TOLEDO (AP) — A Lansing, Michigan, man thought it might be a prank when he received a call from a microchip company telling him his family’s dog had been found in Toledo — more than 100 miles away — four years after she ran away.
“I was stunned,” Bradley Wieferich told The Blade.
Toledo police earlier this month found Bambi, who is around 12, wandering in a city neighborhood. The officer took her to Lucas County Canine Care & Control, where an employee scanned her microchip and discovered she had a family to return to.
“She was very thin, but very sweet,” said Laura Simmons-Wark, community outreach coordinator for the shelter. “Who knows where she’s been all this time. We have no idea how she made it all the way down here.”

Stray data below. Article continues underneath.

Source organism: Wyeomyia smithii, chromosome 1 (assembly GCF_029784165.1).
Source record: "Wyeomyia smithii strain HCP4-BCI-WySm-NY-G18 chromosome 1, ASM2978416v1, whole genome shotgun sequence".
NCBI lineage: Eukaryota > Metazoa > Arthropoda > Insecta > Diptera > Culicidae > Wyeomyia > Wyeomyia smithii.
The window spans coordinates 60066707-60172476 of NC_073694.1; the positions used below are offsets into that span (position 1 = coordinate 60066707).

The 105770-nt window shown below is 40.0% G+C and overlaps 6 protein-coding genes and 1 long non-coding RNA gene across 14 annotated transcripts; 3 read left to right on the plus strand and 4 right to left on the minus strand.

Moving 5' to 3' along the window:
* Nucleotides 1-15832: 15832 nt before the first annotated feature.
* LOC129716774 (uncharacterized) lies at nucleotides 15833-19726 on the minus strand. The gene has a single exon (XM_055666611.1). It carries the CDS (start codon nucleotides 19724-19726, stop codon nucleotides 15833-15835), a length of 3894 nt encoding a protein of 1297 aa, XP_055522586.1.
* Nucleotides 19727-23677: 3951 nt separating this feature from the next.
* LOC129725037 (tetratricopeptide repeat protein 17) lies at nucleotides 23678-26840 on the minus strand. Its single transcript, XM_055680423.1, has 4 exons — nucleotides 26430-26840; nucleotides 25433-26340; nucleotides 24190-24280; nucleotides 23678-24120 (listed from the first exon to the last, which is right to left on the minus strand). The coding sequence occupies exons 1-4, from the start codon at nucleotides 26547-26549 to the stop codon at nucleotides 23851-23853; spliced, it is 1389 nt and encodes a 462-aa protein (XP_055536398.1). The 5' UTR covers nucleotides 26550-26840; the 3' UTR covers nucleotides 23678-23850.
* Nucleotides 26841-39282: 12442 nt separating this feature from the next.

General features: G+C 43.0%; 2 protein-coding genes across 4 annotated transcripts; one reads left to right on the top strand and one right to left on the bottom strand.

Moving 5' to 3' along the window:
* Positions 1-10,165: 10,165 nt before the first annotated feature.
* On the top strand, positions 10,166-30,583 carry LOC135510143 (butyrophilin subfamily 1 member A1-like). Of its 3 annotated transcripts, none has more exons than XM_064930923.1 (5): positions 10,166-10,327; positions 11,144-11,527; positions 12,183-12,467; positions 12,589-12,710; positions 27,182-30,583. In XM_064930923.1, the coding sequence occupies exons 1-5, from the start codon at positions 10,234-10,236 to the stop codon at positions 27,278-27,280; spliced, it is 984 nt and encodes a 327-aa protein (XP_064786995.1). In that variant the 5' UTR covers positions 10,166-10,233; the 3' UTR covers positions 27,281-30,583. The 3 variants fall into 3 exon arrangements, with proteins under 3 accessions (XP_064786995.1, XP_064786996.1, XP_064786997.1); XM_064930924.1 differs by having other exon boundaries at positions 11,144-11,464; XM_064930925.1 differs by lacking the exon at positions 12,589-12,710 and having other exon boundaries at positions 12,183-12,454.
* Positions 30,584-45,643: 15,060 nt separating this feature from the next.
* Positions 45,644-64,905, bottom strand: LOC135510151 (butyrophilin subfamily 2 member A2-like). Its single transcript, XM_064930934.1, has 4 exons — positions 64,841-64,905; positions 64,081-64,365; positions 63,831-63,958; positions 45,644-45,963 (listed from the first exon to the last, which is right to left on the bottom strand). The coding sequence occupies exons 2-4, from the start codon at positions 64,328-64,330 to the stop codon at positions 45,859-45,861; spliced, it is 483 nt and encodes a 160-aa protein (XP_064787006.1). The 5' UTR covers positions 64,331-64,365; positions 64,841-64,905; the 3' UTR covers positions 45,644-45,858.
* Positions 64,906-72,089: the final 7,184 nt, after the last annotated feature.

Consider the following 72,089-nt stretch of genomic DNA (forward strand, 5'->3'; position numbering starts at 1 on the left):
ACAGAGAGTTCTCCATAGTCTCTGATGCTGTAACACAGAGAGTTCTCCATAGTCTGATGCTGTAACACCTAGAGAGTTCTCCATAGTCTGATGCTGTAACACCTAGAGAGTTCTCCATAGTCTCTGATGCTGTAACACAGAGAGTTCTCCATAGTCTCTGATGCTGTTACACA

Bambi was reunited with the Wieferich family about a week ago. Bradley Wieferich said he initially didn’t recognize her as he walked past cages in the shelter, but then noticed markings on her muzzle and was greeted by a familiar howl.
“She was ready to come home,” he said.
The family adopted Bambi when she was 7 or 8 months old. She began escaping after the family’s golden retriever died of cancer. Wieferich bought another dog to provide Bambi with companionship, but she ran away again about six months later. The family searched to no avail and assumed she had been adopted by someone else or had died.
Wieferich told The Blade that Bambi has settled in nicely and even remembers some of her old tricks.
“I’m really amazed that she’s back,” he said.
Simmons-Wark said Bambi’s story shows the importance of microchipping pets and for people to try to have stray animals scanned when they find them.
“Not all stray dogs are homeless,” Simmons-Wark said. “Some are just lost.”